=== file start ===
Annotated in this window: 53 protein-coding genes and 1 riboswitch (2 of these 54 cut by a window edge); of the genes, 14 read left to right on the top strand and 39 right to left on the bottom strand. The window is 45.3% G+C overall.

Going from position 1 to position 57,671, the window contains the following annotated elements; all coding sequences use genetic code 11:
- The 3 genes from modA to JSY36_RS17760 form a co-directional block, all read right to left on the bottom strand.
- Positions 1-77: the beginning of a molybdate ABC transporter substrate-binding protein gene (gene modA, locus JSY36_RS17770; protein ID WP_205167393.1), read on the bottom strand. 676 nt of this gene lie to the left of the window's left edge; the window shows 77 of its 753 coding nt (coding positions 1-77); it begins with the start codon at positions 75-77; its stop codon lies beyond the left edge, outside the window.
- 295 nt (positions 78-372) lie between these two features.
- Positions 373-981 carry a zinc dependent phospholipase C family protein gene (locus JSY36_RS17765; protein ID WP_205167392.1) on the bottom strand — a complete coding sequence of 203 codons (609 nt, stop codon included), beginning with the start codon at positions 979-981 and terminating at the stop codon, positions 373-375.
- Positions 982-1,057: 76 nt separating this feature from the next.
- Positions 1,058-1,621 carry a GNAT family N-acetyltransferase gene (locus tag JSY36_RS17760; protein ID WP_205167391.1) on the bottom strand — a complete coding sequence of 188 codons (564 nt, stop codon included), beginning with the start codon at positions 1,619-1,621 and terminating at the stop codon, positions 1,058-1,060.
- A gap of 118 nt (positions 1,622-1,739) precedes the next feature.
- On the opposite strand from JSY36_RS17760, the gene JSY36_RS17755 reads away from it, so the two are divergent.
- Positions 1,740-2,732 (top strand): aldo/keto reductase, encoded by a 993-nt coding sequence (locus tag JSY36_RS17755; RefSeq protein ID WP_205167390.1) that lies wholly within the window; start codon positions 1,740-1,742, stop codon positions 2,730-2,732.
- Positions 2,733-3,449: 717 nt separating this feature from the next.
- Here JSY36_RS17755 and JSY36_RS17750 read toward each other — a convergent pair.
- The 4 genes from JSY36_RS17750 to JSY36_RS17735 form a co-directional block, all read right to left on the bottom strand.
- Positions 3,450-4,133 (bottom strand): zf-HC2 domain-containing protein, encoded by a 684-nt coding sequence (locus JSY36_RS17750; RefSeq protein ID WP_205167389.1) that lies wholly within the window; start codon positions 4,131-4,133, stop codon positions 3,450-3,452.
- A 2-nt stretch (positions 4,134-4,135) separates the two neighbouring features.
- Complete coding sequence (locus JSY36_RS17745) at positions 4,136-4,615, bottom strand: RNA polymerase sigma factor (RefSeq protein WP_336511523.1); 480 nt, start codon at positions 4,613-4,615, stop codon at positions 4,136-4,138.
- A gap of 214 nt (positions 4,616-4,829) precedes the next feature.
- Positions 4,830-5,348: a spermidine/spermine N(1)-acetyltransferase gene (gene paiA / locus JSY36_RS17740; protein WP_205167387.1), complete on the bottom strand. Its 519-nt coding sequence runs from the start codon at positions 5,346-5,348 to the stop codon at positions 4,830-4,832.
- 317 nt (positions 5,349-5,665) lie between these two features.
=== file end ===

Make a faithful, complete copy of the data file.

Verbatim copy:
Annotated in this window: 53 protein-coding genes and 1 riboswitch (2 of these 54 cut by a window edge); of the genes, 14 read left to right on the top strand and 39 right to left on the bottom strand. The window is 45.3% G+C overall.

Going from position 1 to position 57,671, the window contains the following annotated elements; all coding sequences use genetic code 11:
- The 3 genes from modA to JSY36_RS17760 form a co-directional block, all read right to left on the bottom strand.
- Positions 1-77: the beginning of a molybdate ABC transporter substrate-binding protein gene (gene modA, locus JSY36_RS17770; protein ID WP_205167393.1), read on the bottom strand. 676 nt of this gene lie to the left of the window's left edge; the window shows 77 of its 753 coding nt (coding positions 1-77); it begins with the start codon at positions 75-77; its stop codon lies beyond the left edge, outside the window.
- 295 nt (positions 78-372) lie between these two features.
- Positions 373-981 carry a zinc dependent phospholipase C family protein gene (locus JSY36_RS17765; protein ID WP_205167392.1) on the bottom strand — a complete coding sequence of 203 codons (609 nt, stop codon included), beginning with the start codon at positions 979-981 and terminating at the stop codon, positions 373-375.
- Positions 982-1,057: 76 nt separating this feature from the next.
- Positions 1,058-1,621 carry a GNAT family N-acetyltransferase gene (locus tag JSY36_RS17760; protein ID WP_205167391.1) on the bottom strand — a complete coding sequence of 188 codons (564 nt, stop codon included), beginning with the start codon at positions 1,619-1,621 and terminating at the stop codon, positions 1,058-1,060.
- A gap of 118 nt (positions 1,622-1,739) precedes the next feature.
- On the opposite strand from JSY36_RS17760, the gene JSY36_RS17755 reads away from it, so the two are divergent.
- Positions 1,740-2,732 (top strand): aldo/keto reductase, encoded by a 993-nt coding sequence (locus tag JSY36_RS17755; RefSeq protein ID WP_205167390.1) that lies wholly within the window; start codon positions 1,740-1,742, stop codon positions 2,730-2,732.
- Positions 2,733-3,449: 717 nt separating this feature from the next.
- Here JSY36_RS17755 and JSY36_RS17750 read toward each other — a convergent pair.
- The 4 genes from JSY36_RS17750 to JSY36_RS17735 form a co-directional block, all read right to left on the bottom strand.
- Positions 3,450-4,133 (bottom strand): zf-HC2 domain-containing protein, encoded by a 684-nt coding sequence (locus JSY36_RS17750; RefSeq protein ID WP_205167389.1) that lies wholly within the window; start codon positions 4,131-4,133, stop codon positions 3,450-3,452.
- A 2-nt stretch (positions 4,134-4,135) separates the two neighbouring features.
- Complete coding sequence (locus JSY36_RS17745) at positions 4,136-4,615, bottom strand: RNA polymerase sigma factor (RefSeq protein WP_336511523.1); 480 nt, start codon at positions 4,613-4,615, stop codon at positions 4,136-4,138.
- A gap of 214 nt (positions 4,616-4,829) precedes the next feature.
- Positions 4,830-5,348: a spermidine/spermine N(1)-acetyltransferase gene (gene paiA / locus JSY36_RS17740; protein WP_205167387.1), complete on the bottom strand. Its 519-nt coding sequence runs from the start codon at positions 5,346-5,348 to the stop codon at positions 4,830-4,832.
- 317 nt (positions 5,349-5,665) lie between these two features.